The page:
Much of the boxing world will turn its attention to Floyd Mayweather in August as he takes on Conor McGregor in a multi-million dollar exhibition. Canelo Álvarez and Gennady Golovkin will then settle their differences in an important middleweight title unification match in September. But don’t let boxing’s summer showcases fool you. The sport’s strongest division is at 147 pounds.
With a long list of high-caliber fighters, fans should expect excellent matchups between the best welterweights for the next several years.
Keith Thurman (28-0, 22 KOs)
“One Time” Thurman has proven his stock time and time again in the ring, pulling off an impressive string of victories over the last two years. After earning a unanimous decision over the always-tough Robert Guerrero, the 28-year-old followed that up with a win over Luis Collazo in July 2015. But his most entertaining fight came against Shawn Porter at the Barclays Center in Brooklyn in June 2016. Both men let their hands go. Thurman’s methodical countering and defense of Porter’s aggressive style was enough to earn a tight decision.
Back in Brooklyn this past March, Thurman showed his versatility in a split-decision win over then-undefeated Danny García. Instead of thrilling exchanges every round, Thurman kept his distance. He would ultimately take advantage of a hesitant García en route to a win. Out until the end of 2017 due to shoulder surgery, Thurman is currently the top welterweight in the sport. Unless, of course, Floyd Mayweather comes calling again.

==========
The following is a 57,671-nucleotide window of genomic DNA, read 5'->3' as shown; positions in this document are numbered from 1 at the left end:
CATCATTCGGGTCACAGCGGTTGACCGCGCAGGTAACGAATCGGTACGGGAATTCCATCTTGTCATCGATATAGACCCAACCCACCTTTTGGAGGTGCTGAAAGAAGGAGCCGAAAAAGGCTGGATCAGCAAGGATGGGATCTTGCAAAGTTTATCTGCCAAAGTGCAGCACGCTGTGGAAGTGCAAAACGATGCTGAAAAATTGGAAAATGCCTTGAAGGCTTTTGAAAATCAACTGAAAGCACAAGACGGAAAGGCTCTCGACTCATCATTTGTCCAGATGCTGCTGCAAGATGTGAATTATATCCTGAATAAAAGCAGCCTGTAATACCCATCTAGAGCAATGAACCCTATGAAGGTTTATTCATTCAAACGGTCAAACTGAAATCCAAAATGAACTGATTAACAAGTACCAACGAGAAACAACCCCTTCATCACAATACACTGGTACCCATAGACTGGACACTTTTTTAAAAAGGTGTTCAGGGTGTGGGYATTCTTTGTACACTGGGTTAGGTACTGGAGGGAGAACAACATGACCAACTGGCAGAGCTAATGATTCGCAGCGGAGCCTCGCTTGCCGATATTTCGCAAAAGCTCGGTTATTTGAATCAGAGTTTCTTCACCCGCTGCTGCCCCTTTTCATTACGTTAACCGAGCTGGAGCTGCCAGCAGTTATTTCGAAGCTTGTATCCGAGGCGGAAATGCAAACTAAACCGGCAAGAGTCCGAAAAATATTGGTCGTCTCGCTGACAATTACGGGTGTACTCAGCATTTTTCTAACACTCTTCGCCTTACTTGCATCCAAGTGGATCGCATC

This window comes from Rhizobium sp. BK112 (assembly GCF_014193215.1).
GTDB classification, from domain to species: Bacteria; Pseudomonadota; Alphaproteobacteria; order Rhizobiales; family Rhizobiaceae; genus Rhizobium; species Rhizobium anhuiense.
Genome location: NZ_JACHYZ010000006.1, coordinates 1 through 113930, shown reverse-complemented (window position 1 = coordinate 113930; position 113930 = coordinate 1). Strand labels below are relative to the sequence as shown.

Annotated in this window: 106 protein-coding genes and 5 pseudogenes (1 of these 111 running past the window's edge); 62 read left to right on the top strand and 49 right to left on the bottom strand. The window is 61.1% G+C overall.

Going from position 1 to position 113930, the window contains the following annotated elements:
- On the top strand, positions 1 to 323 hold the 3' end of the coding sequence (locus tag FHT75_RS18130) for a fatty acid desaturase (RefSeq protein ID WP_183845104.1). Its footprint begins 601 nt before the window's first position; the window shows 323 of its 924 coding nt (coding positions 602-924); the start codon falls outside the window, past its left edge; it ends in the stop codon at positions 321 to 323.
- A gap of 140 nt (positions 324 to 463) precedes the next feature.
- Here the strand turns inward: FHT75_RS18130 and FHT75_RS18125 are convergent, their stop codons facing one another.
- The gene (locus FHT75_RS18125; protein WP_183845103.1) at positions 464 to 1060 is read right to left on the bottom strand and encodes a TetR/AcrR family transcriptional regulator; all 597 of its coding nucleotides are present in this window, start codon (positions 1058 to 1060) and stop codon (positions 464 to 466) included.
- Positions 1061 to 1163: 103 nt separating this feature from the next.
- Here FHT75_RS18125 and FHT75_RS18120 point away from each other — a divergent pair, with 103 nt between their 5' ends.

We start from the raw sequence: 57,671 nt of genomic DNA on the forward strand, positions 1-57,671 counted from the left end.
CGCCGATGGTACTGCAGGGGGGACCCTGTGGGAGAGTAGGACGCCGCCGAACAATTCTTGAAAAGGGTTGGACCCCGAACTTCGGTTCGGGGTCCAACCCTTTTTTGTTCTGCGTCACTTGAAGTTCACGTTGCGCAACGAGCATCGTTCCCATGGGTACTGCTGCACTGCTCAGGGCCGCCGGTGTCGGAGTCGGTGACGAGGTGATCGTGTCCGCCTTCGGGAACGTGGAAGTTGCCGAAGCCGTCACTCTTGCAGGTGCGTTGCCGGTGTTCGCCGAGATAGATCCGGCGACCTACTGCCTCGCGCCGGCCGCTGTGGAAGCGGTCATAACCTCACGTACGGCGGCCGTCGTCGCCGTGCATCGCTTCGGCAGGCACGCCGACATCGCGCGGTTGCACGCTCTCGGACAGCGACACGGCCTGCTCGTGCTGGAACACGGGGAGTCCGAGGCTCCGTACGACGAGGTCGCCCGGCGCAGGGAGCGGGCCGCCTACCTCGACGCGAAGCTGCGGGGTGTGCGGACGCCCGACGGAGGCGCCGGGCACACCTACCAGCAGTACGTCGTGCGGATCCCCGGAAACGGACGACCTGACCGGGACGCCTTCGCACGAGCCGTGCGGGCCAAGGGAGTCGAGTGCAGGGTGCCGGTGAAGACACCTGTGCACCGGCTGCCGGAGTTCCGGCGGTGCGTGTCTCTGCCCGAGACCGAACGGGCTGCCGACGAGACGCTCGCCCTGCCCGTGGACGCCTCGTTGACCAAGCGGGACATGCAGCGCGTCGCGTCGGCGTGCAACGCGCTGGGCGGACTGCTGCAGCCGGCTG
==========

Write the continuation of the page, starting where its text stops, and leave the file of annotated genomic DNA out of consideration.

Errol Spence Jr. (22-0, 19 KOs)
The accolades for Spence are endless. A 2012 Olympian, the 27-year-old has taken dramatic steps forward in each of his performances. His meteoric rise culminated in a dominant victory over Kell Brook in Sheffield, England in May.
Spence has shown a unique ability to adjust mid-fight, attacking his opponents’ vulnerabilities until they wither under pressure. With Brook’s left eye damaged, Spence masterfully went to work. And in doing so, would leave the Brit with a broken eye socket by the end of the fight. Spence is cool and calculated, with a cerebral approach that has propelled him to the upper echelon of the division. In short, no ceiling is too high for the lefty from Long Island.
Danny García (33-1, 19 KOs)
His talent is unquestioned, but “Swift’s” opponents have not always lived up to expectations. After a career-defining victory over Lucas Matthysse in 2013, García was almost upset by Mauricio Herrera before knocking out a horrendously mismatched Rod Salka. The Philadelphia native then squeaked by Lamont Peterson, knocked out Paulie Malignaggi, outscored Robert Guerrero, and stopped Samuel Vargas before losing to Thurman.